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we met them on the first day in the lab on the third floor, away from prying eyes and pranksters, off the busy street, and unmarked. no one, those who didn’t need to know, would have suspected we were there. in order to learn anatomy, you have to witness it like a child; first hand, get down inside it, hold it, fondle it, take it apart like an old engine, strip back the layers of paint and old trim, take off the shutters, down, down, down the long steps to the bottom. there were doors, like you’d open to go down into a cellar. we opened them. inside was a zippered plastic bag. a tag with a number. we opened the plastic bag. the odor was so unfamiliar, so obnoxious, some had to leave, white and shaking. we were silent. like priests. when we zipped open the bag the formalin ran out. i touched his chest with a gloved hand. firm. like bacon from the fridge. not supple. not warm. ritualistically, we named him. everyone did it. all sixty cadavers had a name by the end of the first day - for some reason, maybe it’s easier, emotionally, to start there, that must be it - we took a scalpel and we cut into martin’s axilla. he took us on a tour. there’s martin, and i’m shaving off his hair. then i slice it open. i’m so nervous i barely scratch the surface. i am surprised that there is no bleeding. i am surprised that i am surprised. scratching again. and again. finally i see the yellow fat below. the lab t. a. comes by. one swipe and he’s in. takes a big clamp, spreads the fat. points to the artery. the vein. the nerves. we’d’ve been there all night if i had done it. none of us had ever seen the insides of an arm pit. ever. sure we’d spayed or spread the right guard in there amongst the curly hairs. we wondered about why it was there, the hair, in our axillae. but not before today. then i was showing martin the nerve bundles running from his neck to his hand. yellowish wires wrapped around the axillary artery, heading for ice, fire, pins and zippers. i wondered if martin liked the radial nerve, especially where it wrapped around the back of the humerus. he’d broken his radius once, years ago (in the army during boot camp?) – martin didn’t like to talk. i was showing martin how the axilla is an upside-down pyramid, with the wide base here where the hair grows, narrowing to the peak deep in the arm pit, as if i was an expert in anatomy and he just a novice medical student finding out where a nerve runs, how it fits into the nooks and crannies. that first day, the first encounter, the day the formalin invades your b.o., and your best friend is a cadaver whose name isn’t martin but you name him that so he doesn’t lie there for two quarters without one, you know that day that martin liked nerves. you are thanking martin for being the foresighted kind of guy who would sign his name to a document that would allow you to clumsily slice your way through his brachial plexus like you knew what you were doing, where you were going, how you would sign your name on the prescription pad when martin’s niece came in and needed birth control pills because every young doctor is an idealistic young liberal who believes in choice and this is clearly what a good doctor - down the stairs. and down some more. you didn’t ever know what you’d find down at the bottom of that next flight. if you expected a soft landing, then you fell. when you expected to fall, you flew. the stairs were never straight, never even, never of the same material, the rise and run uneven and trippingly scary. it wasn’t the names of the body parts. nor was it the color of the inside of the eye, the ovaries, or the glistening meniscus of the left knee. the bottom of the stairs came into view when a young punk student began to see this bag of formalinized leather and bones was an important member of society, someone whose legacy had come from a long line of grave-robbed and middle-of-the-dissected-night folk whose contribution to medicine had largely been unsung and unrecognized outside the profession. many of these people had deliberately donated their remains to science, that a tradition now dating back to vesalius and da vinci continued to this day, in this room with this man and me - and then i closed the bag. and then i closed the metal lid. and whenever i write a prescription, or whenever i seek a nerve with a needle and lay a dose of local anesthetic in just the right spot so a surgeon who cut open his martin one day long ago can open a hand and repair it without the slightest interest from the snoozing patient i thank all the martins of the world for what they did one day when asked the simple question: “where are you going when you die?” one week-end after a late Friday afternoon before the final, i took his heart and buried it. everyone wondered what had happened to martin’s heart. i never told them. on the south side of the frat across the street we had tulips that sprouted every spring. martin’s heart came up the next year. they were bright red, and tall and someone thought that on certain days, if the light was just right there was a to and fro to the glow that emanated – i just thought they were the most beautiful tulips i’d ever seen. i just called them martins.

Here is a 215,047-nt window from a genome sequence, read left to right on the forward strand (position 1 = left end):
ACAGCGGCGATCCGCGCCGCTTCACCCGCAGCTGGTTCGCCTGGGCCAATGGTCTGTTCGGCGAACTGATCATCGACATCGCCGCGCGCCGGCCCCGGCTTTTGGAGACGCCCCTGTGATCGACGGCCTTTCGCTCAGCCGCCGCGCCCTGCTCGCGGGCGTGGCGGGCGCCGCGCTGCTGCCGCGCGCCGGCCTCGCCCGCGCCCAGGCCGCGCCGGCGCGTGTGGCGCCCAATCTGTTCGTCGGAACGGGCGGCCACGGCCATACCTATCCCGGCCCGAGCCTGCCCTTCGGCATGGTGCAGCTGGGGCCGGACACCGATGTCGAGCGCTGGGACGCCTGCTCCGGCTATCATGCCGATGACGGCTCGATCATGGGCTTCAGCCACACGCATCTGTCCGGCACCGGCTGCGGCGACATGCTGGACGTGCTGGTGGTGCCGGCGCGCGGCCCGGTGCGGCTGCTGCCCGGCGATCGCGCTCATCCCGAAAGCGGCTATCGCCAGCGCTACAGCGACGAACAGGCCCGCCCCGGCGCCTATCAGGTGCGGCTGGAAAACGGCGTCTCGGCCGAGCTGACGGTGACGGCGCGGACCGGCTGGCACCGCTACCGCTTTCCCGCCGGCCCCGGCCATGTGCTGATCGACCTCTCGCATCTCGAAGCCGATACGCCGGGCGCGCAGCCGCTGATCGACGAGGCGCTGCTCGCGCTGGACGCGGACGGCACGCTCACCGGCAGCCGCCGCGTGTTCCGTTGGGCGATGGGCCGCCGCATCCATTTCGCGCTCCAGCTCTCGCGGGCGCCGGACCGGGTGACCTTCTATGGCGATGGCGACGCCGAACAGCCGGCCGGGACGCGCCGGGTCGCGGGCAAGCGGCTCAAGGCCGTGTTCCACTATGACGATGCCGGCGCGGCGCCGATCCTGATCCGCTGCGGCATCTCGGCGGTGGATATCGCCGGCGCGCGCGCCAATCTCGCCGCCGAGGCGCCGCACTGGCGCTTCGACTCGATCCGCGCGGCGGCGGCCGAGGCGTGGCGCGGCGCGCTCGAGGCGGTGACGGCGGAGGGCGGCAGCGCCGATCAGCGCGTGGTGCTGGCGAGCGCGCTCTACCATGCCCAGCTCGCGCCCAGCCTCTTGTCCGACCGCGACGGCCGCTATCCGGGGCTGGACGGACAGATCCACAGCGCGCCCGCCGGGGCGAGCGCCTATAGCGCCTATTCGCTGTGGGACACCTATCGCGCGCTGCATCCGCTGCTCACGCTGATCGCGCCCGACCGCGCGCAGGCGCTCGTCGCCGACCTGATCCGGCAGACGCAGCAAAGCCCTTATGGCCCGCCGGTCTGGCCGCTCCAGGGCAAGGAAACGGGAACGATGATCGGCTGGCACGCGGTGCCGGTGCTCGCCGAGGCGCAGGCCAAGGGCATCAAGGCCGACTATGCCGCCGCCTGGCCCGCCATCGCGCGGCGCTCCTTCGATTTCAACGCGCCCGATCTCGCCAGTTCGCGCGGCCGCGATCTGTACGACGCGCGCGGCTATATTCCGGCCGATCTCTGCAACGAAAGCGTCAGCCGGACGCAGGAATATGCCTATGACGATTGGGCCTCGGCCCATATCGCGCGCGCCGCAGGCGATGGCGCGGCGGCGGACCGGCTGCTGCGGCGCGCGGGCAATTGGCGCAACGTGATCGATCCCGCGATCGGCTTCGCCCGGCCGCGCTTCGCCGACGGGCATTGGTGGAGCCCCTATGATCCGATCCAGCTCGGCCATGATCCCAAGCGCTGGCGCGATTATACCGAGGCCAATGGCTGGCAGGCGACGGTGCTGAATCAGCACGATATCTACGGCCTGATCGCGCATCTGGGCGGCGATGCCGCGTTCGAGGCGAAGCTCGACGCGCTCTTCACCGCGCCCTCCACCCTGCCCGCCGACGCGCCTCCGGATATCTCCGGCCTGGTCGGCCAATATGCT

i posted this on MLK weekend without making the connection. i pulled it in respect for him. i submit this now in response to several inquiries. i thank you for your interest, your patience, and reiterate: this has Nothing to do with MLK.
This Poem was Critiqued By: Claire H. Currier On Date: 2004-02-06 14:34:31
Critiquer Rating During Critique: 9.59302
Interesting read.....good structure, nice word flow, images well this reader has had a few and then more so it has been good.....did the other poem posted have a different name? I seem to remember it being somewhat different but enjoyeable just the same....would not change a thing it stands ever so wellas it is.....thanks for posting and sharing with us.......bet those tulips were indeed the most beautiful you ever did see....... what kind of a doctor are you? just being nosey ......be safe and God Bless, Claire